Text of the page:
We know that more and more Australians are installing rooftop solar in an effort to counter rising electricity bills – last year, households around the nation installed more rooftop solar than Germany, the world’s solar leader – but could rising power prices also be driving them to look for an alternative to grid connection?
Yes, says CBD Solar manager, Jeff Bye, who argues that, with power companies said to be “gold plating” networks by over-investing in poles and wires, more people are looking for answers on how to “ditch the grid” entirely – a move that could be achieved through a combination of solar power and energy storage.
“If people install solar panels and battery storage, they only need the grid as a backup supply,” Bye said in a statement released today.
“Improvements in technology, being driven by the auto industry, are leading to more efficient and effective battery storage which works well with what can be intermittent production of electricity from solar power,” Bye said.
According to CBD Solar, the average cost of energy is now between 20 and 30 cents a kilowatt hour, reaching 43 cents at peak – and according to Treasury estimates, some 51 per cent of this cost is from network and distribution costs.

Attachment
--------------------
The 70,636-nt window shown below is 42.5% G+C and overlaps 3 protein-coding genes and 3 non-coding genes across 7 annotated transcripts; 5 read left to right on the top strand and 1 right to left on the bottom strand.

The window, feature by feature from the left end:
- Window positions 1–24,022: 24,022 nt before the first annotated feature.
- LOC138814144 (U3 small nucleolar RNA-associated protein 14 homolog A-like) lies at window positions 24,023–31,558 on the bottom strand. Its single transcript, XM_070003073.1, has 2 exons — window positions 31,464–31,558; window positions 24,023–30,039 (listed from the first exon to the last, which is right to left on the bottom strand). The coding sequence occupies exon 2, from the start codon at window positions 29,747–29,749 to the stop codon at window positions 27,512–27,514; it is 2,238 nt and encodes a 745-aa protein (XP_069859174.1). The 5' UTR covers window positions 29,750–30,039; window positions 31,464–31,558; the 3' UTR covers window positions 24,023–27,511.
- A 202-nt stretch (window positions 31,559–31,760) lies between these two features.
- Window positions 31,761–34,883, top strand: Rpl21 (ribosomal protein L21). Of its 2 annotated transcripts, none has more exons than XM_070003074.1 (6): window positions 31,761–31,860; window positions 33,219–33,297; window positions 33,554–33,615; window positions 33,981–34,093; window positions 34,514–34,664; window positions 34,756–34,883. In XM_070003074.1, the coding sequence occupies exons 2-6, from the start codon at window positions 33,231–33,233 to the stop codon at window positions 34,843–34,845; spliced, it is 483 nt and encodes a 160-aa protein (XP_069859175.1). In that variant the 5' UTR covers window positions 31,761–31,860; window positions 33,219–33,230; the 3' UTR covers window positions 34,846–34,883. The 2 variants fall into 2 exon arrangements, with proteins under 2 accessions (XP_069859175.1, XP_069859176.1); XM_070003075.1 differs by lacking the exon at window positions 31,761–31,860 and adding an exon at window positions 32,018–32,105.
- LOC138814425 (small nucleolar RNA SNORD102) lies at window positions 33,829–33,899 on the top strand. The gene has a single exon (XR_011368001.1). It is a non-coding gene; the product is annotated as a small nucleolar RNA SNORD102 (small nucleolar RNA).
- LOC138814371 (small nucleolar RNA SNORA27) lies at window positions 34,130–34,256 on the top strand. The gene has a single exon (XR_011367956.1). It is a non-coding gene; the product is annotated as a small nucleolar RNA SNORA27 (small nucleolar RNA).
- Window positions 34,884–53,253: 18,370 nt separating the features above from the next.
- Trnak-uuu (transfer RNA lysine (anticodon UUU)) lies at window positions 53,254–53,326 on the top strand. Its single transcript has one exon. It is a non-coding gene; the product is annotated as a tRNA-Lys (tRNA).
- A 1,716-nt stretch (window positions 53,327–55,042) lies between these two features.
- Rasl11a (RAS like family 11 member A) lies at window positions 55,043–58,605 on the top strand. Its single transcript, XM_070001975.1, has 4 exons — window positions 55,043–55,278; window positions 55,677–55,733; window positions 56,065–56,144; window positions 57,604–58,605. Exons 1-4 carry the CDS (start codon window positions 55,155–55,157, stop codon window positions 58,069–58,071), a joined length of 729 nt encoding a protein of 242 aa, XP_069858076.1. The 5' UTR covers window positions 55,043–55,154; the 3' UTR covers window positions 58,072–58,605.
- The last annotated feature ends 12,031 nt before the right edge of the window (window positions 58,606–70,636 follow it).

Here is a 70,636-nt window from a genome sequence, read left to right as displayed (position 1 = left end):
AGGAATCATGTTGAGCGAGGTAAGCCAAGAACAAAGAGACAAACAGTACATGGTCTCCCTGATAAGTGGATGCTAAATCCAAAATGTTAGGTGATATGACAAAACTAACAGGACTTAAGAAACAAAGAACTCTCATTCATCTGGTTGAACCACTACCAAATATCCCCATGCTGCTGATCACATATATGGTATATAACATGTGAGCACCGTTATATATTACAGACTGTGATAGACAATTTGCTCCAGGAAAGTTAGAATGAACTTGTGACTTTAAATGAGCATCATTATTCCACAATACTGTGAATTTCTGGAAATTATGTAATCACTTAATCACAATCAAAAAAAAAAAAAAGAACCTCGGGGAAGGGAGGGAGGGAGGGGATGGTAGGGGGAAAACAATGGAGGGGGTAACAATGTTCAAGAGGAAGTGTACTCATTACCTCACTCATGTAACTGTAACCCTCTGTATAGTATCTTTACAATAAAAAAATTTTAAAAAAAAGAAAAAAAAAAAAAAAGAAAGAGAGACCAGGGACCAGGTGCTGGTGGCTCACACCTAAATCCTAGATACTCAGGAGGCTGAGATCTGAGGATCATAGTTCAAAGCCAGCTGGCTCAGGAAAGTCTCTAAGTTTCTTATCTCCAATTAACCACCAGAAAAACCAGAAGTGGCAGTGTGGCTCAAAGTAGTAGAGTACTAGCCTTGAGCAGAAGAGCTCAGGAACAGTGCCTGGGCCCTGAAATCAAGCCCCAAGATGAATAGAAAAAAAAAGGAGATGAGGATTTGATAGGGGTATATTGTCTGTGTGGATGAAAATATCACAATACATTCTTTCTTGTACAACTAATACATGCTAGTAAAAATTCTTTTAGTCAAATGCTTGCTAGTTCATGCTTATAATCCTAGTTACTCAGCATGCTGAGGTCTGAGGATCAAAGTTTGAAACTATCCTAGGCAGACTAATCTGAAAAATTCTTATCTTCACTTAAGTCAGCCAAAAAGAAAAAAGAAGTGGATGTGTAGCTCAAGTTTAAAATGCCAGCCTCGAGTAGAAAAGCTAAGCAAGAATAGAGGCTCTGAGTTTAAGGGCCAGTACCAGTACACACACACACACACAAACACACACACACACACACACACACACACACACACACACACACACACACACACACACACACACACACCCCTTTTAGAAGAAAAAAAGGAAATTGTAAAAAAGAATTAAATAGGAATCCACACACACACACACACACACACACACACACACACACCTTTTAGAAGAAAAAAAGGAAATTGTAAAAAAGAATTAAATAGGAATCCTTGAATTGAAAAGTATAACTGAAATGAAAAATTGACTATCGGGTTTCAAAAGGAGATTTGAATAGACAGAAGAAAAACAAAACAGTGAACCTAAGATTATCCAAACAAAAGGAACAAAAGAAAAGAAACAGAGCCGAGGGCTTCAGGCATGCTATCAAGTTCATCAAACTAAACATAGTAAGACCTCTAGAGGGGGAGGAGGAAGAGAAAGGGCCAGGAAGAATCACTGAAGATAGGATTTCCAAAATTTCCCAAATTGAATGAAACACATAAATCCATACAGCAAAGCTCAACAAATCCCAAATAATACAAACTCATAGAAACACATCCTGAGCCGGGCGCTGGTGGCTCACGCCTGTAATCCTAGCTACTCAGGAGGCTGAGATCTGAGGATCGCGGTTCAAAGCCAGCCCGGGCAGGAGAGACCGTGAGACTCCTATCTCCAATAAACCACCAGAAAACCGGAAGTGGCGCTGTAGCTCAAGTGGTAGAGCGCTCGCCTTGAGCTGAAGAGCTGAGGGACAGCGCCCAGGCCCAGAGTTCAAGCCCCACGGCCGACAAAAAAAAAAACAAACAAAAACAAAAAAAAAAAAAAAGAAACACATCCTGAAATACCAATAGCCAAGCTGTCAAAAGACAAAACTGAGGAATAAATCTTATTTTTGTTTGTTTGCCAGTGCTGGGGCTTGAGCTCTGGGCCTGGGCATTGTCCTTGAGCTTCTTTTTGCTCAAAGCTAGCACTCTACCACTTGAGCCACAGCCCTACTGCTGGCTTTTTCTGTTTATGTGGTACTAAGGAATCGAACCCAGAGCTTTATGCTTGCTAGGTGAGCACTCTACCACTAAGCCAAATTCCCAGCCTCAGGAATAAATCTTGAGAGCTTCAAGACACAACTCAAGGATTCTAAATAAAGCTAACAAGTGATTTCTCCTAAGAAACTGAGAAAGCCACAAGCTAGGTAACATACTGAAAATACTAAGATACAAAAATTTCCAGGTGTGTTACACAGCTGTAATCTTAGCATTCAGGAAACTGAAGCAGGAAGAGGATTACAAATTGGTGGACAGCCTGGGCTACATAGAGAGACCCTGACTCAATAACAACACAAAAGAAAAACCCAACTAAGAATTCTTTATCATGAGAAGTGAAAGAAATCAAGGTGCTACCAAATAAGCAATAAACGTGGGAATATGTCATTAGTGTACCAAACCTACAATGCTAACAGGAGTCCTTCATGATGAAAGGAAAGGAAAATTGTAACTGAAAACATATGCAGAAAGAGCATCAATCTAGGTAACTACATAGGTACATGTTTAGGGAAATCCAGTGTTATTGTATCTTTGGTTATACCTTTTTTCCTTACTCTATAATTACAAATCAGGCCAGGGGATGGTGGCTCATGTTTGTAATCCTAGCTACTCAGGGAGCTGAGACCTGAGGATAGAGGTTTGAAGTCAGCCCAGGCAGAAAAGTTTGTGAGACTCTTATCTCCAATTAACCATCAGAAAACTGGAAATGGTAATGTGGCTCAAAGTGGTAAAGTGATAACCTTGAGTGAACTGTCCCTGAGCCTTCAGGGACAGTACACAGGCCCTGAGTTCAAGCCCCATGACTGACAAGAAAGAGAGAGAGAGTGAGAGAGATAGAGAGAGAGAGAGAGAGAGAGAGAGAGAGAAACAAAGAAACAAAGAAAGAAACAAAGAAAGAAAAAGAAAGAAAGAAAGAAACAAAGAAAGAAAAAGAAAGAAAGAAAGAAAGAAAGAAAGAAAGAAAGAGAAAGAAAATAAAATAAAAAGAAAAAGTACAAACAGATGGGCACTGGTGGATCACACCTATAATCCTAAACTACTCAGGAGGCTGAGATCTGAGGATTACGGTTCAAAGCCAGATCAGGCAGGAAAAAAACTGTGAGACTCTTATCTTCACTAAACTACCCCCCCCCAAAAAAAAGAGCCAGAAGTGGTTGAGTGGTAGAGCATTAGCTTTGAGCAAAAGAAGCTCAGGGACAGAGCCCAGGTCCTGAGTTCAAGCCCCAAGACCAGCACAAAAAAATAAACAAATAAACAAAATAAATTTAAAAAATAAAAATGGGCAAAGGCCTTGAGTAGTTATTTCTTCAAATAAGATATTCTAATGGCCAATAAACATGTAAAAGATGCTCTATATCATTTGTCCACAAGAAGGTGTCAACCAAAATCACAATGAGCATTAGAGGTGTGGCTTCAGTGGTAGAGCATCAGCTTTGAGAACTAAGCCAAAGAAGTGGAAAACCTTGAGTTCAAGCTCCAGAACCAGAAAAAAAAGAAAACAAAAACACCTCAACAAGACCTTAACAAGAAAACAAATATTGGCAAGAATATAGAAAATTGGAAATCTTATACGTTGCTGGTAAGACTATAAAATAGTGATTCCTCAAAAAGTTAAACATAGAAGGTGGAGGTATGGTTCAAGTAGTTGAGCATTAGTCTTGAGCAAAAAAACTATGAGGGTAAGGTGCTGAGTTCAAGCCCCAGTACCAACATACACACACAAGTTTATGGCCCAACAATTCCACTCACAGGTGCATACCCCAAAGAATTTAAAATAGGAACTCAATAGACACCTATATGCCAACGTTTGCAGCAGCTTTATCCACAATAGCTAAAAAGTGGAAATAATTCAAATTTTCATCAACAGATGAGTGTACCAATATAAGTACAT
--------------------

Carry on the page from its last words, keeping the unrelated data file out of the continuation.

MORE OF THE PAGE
Solar energy, meanwhile, costs between 5 and 7 cents a kilowatt hour to produce – a level that is applicable over the lifetime of a solar system of around 25 years.
Bye – whose company has operations in wind, solar, and energy efficiency, including large-scale projects in Asia, Europe and the US – offers the example of his own 18-panel solar system with battery back-up, recently installed at his family home.
Bye says the plan with this solar/battery system system – the panels produce 16kWh of clean energy per day, which virtually matches the total daily consumption of the house – was to receive a quarterly bill recording zero kWh consumption, leaving a network access charge of about 50 cents a day as the only payment.
“This system will pay for itself in around five years and after that, we will have free electricity despite the effect of the carbon tax and all the other costs from electricity distribution through poles and wires,” he said.